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Post by Jamie Edmonds
The events swirling around Habib Syech bin Abdul Qadir Assegaf bring tens of thousands of people together across Indonesia almost every night. Religious and political elites fill the stage as other people from diverse backgrounds gather in the fields, alleys, streets, and stadiums and press the event into service of their desires. Habib Syech leads devotional songs about the Prophet Muhammad (selawat) accompanied by thirty musicians and thousands of voices. Screams of “Allah” boom into the night air followed by a steady stream of confetti. These events bring together a wide range of things both material and immaterial. Flags, perfume bottles, food, glow sticks, cell phones, and confetti fuse with the flash of lights emanating from the stage, the smell of wet grass, the taste of snake fruit (salak), and the humidity that clings to the back of the neck. People, things, histories, and the aura of the divine converge to create a corporeal experience of Prophet Muhammad’s presence.
As one student recounted to me, “I feel that the Prophet arrives at selawat when we stand. When I do selawat, and I have a burden, I feel like the prophet hugs me, and I am released from this burden.” For her, this is not a metaphorical arrival of the Prophet; he is present and encircles her to expel her burden. The feeling of Prophet Muhammad's presence is not an uncommon sentiment expressed by individuals arriving to take part in the events. Some of the common burdens are dating, financial security, success in business or school, life after death, and adaptation to the ‘modern world.’ These events are moments and places in which the problems of Indonesians on a national scale are collectively worked through and performed. However, the raison d'être of these events only becomes clear when the gaze is shifted from a discussion of political and religious power to the hands that wave in the scent-filled air lit by purple and blue lights.
These events bring massive amounts of people together, but they also bring together individuals from conflicting Islamic backgrounds as well as socio-economic groups. Part of the popularity of these events is driven by the fact that so many influential figures, such as the prime minister of Malaysia, the president of Indonesia, and the heads of Islamic organizations populate the stages above the crowd. However, it is the perceived presence of Prophet Muhamad and God through the convergence of people, things, and histories that generates the enormous and continual growth of these events, which not only help individuals become more pious but deal with the growing pains of modern life.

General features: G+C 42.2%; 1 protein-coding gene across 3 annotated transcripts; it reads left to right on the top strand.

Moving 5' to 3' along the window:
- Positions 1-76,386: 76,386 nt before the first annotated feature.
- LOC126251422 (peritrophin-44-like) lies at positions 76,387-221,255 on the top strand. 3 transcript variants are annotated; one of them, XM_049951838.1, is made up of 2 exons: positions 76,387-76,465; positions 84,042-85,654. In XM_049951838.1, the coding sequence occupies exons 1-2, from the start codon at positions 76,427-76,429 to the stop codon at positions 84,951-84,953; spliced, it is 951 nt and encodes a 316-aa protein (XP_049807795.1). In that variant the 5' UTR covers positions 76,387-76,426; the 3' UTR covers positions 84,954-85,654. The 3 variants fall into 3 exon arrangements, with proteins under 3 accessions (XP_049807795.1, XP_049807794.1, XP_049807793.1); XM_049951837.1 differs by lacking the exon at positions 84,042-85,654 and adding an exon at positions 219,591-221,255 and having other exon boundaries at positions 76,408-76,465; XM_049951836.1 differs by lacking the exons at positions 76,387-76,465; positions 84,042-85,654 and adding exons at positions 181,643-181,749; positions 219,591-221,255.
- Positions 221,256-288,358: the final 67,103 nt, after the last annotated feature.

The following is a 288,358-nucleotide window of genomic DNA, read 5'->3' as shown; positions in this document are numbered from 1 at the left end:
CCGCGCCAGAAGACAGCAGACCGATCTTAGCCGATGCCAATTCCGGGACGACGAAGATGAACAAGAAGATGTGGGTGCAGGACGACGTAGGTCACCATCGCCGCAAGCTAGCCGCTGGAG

I did not begin studying the phenomena of selawat until I was directed to them by a rural mystical Islamic teacher in 2012. However, on the first day that I met Habib Syech, he asked me to sit with him and asked me to ask question after question in front of several thousand Indonesians. This initial interaction provided me access to a vast diversity of actors. I attended his larger events that typically had 30-70,000 people coalescing in rice fields, stadiums, and streets across Indonesia and Malaysia. Between 2012 and 2018, I attended over one hundred of these events, and spent extensive time living, interviewing, and existing with the musicians, Habib Syech, family members of Habib Syech, and the other various actors who came to these events.
Through my ethnographic investigation of these events, it became clear that they were sites of radical transformations in piety not only in Indonesia but Asia more broadly, as he performs in Malaysia, Taiwan, China, and South Korea. This transformation was indexed to baraka, usually translated as blessings. Women rushed pass me saying ‘baraka, baraka, baraka.’ A man grabbed a water bottle said to contain baraka, ripped off the cap, and sprayed it on the crowd as his eyes rolled back. People came for blessings, and my larger project lays bare how, by focusing on the idiom and life of baraka in and through these events, it becomes that baraka is the pole around which a wide variety of Islamic, socioeconomic, and cultural backgrounds coalesce to form new expressions of piety. This new form of piety is furthermore a feature of contemporary Islamic society and a foundational concept often glossed over in works on Islam in the global world.
This attention to baraka reinserts the ineffable, mysterious, and invisible in the material world, bringing about a (re)enchantment of contemporary life. It provides a different way of understanding Islam beyond the five pillars and discursive traditions. For religious studies scholars and those interested in religion in the contemporary world, this work builds from a lived-religion approach and the material turn in Religious Studies. These studies rely on understanding religion as a socio-cultural phenomenon often impacted by material conditions, but they also push beyond this by drawing from the Ontological turn in anthropology and reinserting Habib Syech’s assertion that blessings matter.